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House Minority Leader Kevin McCarthy, R-Calif., said Thursday that he believes the House of Representatives will pass the $2 trillion emergency stimulus bill that made it through the Senate hurdle Wednesday night.
Appearing on "Fox & Friends" with host Brian Kilmeade, McCarthy said he wanted to make sure lawmakers had the chance to read the gargantuan 880-page bill -- the largest economic relief bill in U.S. history -- but that a vote would be cast Friday morning.
With three members of Congress having tested positive for coronavirus (COVID-19) and more than a dozen others self-quarantining, lawmakers are increasingly nervous about congregating in the Capitol to vote on the legislation.
"But the floor will look different," he noted. "Remember where we are today. We have a number of members who have the virus on both sides of the aisle. We have a number of members who are quarantined. We have challenges for flying here because some flights are being canceled. So, you might not have the full body. But, you want to make sure you have the debate and those constituents have their voices."
As of Thursday morning, there were almost 70,000 cases of coronavirus recorded in the United States with over 1,000 deaths. The majority of those cases are in the state of New York.
McCarthy said the package will pass, but without unanimous consent.
"We will have a debate and then we will have a voice vote to bring it up and move it to the president's desk," he told Kilmeade.
"Unfortunately, we have wasted this entire week because the Democrats wanted to put in their election law changes, bail out pensions, put [in] the Green New Deal," added McCarthy. "We were able to keep that out, but they did put [in] some more funding for things that don't deal with coronavirus. But, we will still get this package that is needed for the hospitals, for the small businesses, to keep people employed -- that's the key part here."
The bill passed in the Senate just before midnight on Wednesday by a vote of 96-0.
The unanimous vote came despite misgivings on both sides about whether it goes too far or not far enough. The vote capped days of difficult negotiations as Washington confronted a national challenge unlike any it has ever faced.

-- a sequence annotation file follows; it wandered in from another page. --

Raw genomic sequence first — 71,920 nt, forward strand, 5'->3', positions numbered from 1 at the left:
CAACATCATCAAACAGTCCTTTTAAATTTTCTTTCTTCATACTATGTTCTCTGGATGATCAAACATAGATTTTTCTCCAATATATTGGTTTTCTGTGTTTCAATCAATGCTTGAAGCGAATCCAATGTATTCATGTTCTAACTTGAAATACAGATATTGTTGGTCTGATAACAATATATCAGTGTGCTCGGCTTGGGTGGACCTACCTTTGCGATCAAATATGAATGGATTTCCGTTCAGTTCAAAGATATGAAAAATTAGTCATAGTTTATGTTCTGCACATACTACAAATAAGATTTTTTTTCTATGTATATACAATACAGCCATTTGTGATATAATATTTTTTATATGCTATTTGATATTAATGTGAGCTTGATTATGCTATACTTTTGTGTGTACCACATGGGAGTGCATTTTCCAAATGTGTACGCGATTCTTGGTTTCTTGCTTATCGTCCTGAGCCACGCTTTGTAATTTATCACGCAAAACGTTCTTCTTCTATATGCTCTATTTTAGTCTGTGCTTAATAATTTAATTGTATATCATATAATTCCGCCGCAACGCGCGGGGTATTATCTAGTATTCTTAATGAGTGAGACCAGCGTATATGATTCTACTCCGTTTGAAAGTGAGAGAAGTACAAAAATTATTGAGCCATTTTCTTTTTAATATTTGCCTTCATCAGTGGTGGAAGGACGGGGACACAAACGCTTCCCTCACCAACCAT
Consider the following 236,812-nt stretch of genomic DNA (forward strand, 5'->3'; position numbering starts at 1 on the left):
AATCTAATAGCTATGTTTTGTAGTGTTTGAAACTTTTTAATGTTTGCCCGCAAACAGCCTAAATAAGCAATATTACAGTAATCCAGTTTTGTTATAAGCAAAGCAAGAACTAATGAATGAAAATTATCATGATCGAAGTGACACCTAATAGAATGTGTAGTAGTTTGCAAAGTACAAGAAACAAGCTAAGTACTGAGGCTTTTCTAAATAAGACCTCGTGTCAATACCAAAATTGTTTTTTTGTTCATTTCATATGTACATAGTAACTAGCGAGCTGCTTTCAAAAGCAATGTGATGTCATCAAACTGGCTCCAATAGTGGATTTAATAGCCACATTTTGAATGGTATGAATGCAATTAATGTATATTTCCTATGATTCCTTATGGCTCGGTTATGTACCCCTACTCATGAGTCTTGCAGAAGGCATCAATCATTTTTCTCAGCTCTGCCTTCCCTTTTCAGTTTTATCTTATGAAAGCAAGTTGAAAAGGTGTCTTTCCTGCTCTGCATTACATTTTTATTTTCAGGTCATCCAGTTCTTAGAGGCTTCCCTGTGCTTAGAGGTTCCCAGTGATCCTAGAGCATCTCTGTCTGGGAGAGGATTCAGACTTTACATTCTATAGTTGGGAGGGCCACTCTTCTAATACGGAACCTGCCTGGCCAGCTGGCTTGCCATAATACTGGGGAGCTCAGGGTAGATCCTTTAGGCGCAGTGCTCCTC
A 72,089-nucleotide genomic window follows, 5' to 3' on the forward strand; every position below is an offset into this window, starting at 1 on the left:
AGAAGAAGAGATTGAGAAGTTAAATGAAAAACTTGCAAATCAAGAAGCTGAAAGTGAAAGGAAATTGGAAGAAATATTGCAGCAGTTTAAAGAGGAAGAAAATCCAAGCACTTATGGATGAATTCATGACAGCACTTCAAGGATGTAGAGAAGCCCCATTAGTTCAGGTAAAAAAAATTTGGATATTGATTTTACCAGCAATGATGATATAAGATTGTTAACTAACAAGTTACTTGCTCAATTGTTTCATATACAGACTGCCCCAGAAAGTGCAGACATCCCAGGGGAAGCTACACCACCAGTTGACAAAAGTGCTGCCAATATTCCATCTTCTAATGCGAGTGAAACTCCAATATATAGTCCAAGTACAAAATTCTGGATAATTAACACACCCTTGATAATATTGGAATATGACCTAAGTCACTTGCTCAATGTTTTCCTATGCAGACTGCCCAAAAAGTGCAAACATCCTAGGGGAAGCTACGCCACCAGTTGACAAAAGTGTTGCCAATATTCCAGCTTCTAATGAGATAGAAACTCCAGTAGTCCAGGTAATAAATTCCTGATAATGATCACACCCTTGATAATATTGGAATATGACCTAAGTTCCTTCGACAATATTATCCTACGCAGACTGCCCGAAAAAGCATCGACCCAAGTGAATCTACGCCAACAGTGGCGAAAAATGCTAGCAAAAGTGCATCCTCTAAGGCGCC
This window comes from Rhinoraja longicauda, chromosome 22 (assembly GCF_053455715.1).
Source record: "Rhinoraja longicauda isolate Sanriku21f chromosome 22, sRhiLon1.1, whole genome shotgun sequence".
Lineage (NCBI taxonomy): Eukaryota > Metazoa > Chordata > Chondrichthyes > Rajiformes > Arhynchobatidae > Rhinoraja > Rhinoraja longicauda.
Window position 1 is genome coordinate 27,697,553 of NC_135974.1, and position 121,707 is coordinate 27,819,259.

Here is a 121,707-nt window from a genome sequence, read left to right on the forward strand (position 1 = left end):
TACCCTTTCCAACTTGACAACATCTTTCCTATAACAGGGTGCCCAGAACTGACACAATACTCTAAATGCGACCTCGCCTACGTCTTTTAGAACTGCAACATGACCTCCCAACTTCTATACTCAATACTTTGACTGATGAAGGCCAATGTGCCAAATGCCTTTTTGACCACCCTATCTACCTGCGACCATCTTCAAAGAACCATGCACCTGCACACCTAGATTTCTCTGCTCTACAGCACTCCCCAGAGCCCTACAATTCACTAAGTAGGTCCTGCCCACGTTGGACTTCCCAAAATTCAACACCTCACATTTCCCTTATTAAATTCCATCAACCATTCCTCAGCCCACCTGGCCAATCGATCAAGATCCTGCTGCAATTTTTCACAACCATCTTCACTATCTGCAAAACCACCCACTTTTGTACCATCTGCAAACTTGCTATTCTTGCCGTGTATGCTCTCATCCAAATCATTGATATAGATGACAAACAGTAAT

House Speaker Nancy Pelosi, D-Calif., said the House would take up the historic measure to bring relief to individuals, small businesses, and larger corporations "with strong bipartisan support."
However, McCarthy said Pelosi's additional provisions in the stimulus -- which stalled progress -- were "very frustrating" to the American people who need help sooner rather than later.
A record-high three million-plus U.S. workers filed unemployment claims last week, revealing the staggering extent of the virus's economic toll.
"What this is -- this is help on the way," McCarthy stated. "When this passes, you cannot only just get a loan, but if you keep paying your employees and paying your rent, that portion of it is forgiven. You don't pay it back."
"And, for our larger businesses -- meaning you have more than 500 employees -- we are going to provide you the loan guarantee, but we also have a tax incentive in there where we could pay up to 50 percent of your employees for those two months. We want to keep America working," he continued further, criticizing Pelosi for delaying the bill by three days by pushing for additions that are unrelated to coronavirus.
"Let's let this work. Let's let this work inside America because I know the ingenuity, the intensity, and the inspiration -- we can overcome this. We have now given the resources to make and solve this problem."